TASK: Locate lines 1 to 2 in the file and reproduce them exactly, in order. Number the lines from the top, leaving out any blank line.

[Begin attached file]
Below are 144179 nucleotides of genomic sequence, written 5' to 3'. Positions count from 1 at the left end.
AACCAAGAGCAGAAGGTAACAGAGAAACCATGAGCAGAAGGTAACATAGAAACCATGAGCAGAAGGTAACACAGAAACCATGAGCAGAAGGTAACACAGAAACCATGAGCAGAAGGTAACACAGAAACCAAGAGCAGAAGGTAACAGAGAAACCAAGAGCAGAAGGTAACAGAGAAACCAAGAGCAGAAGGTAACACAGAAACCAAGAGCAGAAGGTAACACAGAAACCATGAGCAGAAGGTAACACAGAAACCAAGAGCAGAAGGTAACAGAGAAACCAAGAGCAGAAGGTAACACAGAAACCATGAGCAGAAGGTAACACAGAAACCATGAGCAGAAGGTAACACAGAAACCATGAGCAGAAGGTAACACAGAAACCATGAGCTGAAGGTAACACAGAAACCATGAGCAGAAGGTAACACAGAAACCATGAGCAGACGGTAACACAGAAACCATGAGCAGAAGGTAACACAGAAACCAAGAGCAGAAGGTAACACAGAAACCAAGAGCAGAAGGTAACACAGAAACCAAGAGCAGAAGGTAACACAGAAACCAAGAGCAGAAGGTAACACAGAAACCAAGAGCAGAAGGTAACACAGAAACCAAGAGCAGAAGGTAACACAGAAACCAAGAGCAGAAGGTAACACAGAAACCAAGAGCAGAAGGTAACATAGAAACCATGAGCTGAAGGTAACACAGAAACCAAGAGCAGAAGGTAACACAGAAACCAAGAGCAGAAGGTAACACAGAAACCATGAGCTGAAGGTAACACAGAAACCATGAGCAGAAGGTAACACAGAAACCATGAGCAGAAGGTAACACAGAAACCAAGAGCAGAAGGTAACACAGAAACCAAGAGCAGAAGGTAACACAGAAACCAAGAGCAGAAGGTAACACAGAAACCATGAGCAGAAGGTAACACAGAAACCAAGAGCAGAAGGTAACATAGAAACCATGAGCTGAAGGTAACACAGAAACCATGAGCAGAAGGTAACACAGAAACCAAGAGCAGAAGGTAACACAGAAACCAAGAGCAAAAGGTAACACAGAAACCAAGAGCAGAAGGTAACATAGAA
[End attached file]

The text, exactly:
Below are 144179 nucleotides of genomic sequence, written 5' to 3'. Positions count from 1 at the left end.
AACCAAGAGCAGAAGGTAACAGAGAAACCATGAGCAGAAGGTAACATAGAAACCATGAGCAGAAGGTAACACAGAAACCATGAGCAGAAGGTAACACAGAAACCATGAGCAGAAGGTAACACAGAAACCAAGAGCAGAAGGTAACAGAGAAACCAAGAGCAGAAGGTAACAGAGAAACCAAGAGCAGAAGGTAACACAGAAACCAAGAGCAGAAGGTAACACAGAAACCATGAGCAGAAGGTAACACAGAAACCAAGAGCAGAAGGTAACAGAGAAACCAAGAGCAGAAGGTAACACAGAAACCATGAGCAGAAGGTAACACAGAAACCATGAGCAGAAGGTAACACAGAAACCATGAGCAGAAGGTAACACAGAAACCATGAGCTGAAGGTAACACAGAAACCATGAGCAGAAGGTAACACAGAAACCATGAGCAGACGGTAACACAGAAACCATGAGCAGAAGGTAACACAGAAACCAAGAGCAGAAGGTAACACAGAAACCAAGAGCAGAAGGTAACACAGAAACCAAGAGCAGAAGGTAACACAGAAACCAAGAGCAGAAGGTAACACAGAAACCAAGAGCAGAAGGTAACACAGAAACCAAGAGCAGAAGGTAACACAGAAACCAAGAGCAGAAGGTAACACAGAAACCAAGAGCAGAAGGTAACATAGAAACCATGAGCTGAAGGTAACACAGAAACCAAGAGCAGAAGGTAACACAGAAACCAAGAGCAGAAGGTAACACAGAAACCATGAGCTGAAGGTAACACAGAAACCATGAGCAGAAGGTAACACAGAAACCATGAGCAGAAGGTAACACAGAAACCAAGAGCAGAAGGTAACACAGAAACCAAGAGCAGAAGGTAACACAGAAACCAAGAGCAGAAGGTAACACAGAAACCATGAGCAGAAGGTAACACAGAAACCAAGAGCAGAAGGTAACATAGAAACCATGAGCTGAAGGTAACACAGAAACCATGAGCAGAAGGTAACACAGAAACCAAGAGCAGAAGGTAACACAGAAACCAAGAGCAAAAGGTAACACAGAAACCAAGAGCAGAAGGTAACATAGAA